Mayor Woodside’s assurance of no fire service cuts are “smoke and mirrors:” Fredericton firefighters

Written by Tracy Glynn on February 11, 2014

A tanker truck responded to the large industrial fire on Hanwell Road in Fredericton on Feb. 8. Firefighters are concerned that a tanker truck is being removed from service in the north side of Fredericton. Photo from the Fredericton Firefighters Association.

A tanker truck responded to the large industrial fire on Hanwell Road in Fredericton on Feb. 8. Firefighters are concerned that a tanker truck is being removed from service in the north side of Fredericton. Photo from the Fredericton Firefighters Association.

Fredericton Mayor bashes firefighters at council meeting for using social media to express concern

Fredericton – The Fredericton Firefighters Association says that a staffing change on one of its north side tanker trucks will put the public in danger.

Mayor Brad Woodside denounced Fredericton firefighters at Monday’s City Council meeting for using social media to express concern over operational changes that took effect on Feb. 10th. Woodside and Fire Chief Paul Fleming assured those gathered that a tanker truck was not being removed from service.

Council chambers were full of firefighters and supporters. A firefighter called the statements by the Mayor, “smoke and mirrors.” Firefighters congregated outside city council chambers once the meeting had moved on to the next agenda item. They had no opportunity to address council.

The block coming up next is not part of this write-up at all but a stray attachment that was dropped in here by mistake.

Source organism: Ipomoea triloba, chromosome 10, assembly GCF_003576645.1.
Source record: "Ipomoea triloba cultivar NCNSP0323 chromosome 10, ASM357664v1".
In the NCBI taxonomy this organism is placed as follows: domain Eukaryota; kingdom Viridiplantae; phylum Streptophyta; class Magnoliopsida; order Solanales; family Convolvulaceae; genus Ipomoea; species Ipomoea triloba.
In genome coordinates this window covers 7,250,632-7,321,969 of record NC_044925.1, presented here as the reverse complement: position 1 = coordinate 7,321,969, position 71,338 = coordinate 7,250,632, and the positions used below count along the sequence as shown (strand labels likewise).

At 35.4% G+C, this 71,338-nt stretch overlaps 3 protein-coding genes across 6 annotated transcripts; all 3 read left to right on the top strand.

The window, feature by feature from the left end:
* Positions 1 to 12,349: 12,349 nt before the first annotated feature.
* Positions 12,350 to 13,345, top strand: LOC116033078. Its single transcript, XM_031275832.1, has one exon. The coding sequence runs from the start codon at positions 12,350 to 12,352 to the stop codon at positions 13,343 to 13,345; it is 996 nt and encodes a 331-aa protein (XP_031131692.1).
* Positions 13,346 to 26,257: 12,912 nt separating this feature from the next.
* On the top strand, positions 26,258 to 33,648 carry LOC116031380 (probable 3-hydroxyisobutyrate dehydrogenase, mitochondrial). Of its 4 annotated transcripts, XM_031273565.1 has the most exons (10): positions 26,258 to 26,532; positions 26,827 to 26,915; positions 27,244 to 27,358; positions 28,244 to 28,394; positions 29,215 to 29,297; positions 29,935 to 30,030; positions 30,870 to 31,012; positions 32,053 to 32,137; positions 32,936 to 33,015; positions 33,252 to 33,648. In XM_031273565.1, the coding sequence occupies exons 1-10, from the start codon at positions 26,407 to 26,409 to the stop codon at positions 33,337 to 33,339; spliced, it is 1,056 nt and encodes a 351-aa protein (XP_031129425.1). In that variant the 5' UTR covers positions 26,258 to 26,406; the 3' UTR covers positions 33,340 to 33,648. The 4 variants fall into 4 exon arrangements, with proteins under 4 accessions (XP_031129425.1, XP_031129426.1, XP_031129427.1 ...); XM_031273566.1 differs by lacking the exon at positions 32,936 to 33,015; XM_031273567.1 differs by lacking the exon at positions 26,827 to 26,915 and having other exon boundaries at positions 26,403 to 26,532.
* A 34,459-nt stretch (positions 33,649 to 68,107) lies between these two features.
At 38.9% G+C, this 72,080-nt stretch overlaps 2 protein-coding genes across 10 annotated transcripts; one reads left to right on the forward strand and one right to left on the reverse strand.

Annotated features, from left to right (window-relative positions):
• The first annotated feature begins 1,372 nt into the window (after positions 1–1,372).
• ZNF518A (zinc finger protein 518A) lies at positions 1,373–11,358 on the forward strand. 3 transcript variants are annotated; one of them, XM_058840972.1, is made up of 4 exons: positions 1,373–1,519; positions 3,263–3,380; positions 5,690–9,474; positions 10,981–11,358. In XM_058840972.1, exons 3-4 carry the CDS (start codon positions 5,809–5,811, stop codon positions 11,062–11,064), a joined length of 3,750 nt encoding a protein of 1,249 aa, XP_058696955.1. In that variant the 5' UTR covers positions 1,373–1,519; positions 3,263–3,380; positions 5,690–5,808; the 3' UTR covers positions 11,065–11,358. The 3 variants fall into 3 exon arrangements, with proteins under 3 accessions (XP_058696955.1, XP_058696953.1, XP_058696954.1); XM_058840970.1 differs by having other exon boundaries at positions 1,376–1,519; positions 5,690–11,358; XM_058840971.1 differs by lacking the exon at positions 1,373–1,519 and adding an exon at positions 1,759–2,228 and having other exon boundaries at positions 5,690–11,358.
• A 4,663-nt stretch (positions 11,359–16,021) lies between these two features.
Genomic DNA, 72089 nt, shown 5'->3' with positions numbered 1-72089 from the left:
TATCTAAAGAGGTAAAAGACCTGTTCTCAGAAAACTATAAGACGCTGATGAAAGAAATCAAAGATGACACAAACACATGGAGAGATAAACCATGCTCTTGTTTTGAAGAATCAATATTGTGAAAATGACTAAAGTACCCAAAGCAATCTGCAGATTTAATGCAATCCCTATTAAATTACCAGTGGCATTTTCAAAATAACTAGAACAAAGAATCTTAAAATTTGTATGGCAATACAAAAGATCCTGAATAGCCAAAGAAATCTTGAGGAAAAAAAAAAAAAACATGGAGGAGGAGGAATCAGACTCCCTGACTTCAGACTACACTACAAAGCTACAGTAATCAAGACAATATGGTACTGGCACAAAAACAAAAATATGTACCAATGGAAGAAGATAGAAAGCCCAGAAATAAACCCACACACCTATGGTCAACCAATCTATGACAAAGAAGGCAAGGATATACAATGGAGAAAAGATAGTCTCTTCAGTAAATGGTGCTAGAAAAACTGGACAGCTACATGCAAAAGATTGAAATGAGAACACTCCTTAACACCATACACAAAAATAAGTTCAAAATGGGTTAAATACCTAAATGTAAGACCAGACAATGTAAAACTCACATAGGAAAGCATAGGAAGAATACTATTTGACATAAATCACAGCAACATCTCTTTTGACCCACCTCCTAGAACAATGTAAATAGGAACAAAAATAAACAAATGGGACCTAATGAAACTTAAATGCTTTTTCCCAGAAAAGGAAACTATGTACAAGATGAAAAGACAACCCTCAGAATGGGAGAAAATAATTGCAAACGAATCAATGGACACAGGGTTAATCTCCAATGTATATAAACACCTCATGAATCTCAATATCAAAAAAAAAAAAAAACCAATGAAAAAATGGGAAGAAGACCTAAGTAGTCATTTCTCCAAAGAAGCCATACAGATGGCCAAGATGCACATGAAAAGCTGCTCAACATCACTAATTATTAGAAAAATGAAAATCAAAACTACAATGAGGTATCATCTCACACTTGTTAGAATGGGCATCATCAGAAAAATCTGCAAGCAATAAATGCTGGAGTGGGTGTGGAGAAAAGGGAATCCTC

Joel Richardson, a former Fredericton city councillor, tweeted: “I am totally embarrassed by the dressing down @bradwoodside issued @IAFF1053 tonight. Apology please.”

“We were notified late last week that effective some time on Monday, Feb. 10 that the city was taking one of two tanker trucks at Two Nations Crossing Station on Fredericton’s north side out of service and replacing it with a rescue truck when staffing was available. A rescue truck doesn’t have a hose or water,” said Blair Sullivan, president of the Fredericton Firefighters Association.

“This change effectively means a decrease in our ability to respond to fires on the north side to places like Marysville, Devon, Lower St. Mary’s and Barkers Point and in outlying areas such as Noonan and Richibucto Road/Pepper Creek,” stated Sullivan.

Firefighters distributed a pamphlet that explained the differences between a tanker truck and a rescue truck at the council meeting. A tanker truck has a fire pump, water, ground ladders, medical supplies and jaws of life. A rescue truck has medical supplies and the jaws of life but does not have a fire pump, hose, water or ground ladders.

A tanker truck responded to the large industrial fire on Hanwell Road two days before the council meeting, on Saturday, Feb 8th.

“They’re chomping on some sour grapes,” said the president of the firefighters union, “We won a grievance arbitration decision a couple of weeks ago and now the city is attempting to save some money by reducing services. The Two Nations Crossing Station had the ability to respond with two tanker trucks and two full crews and now it doesn’t.”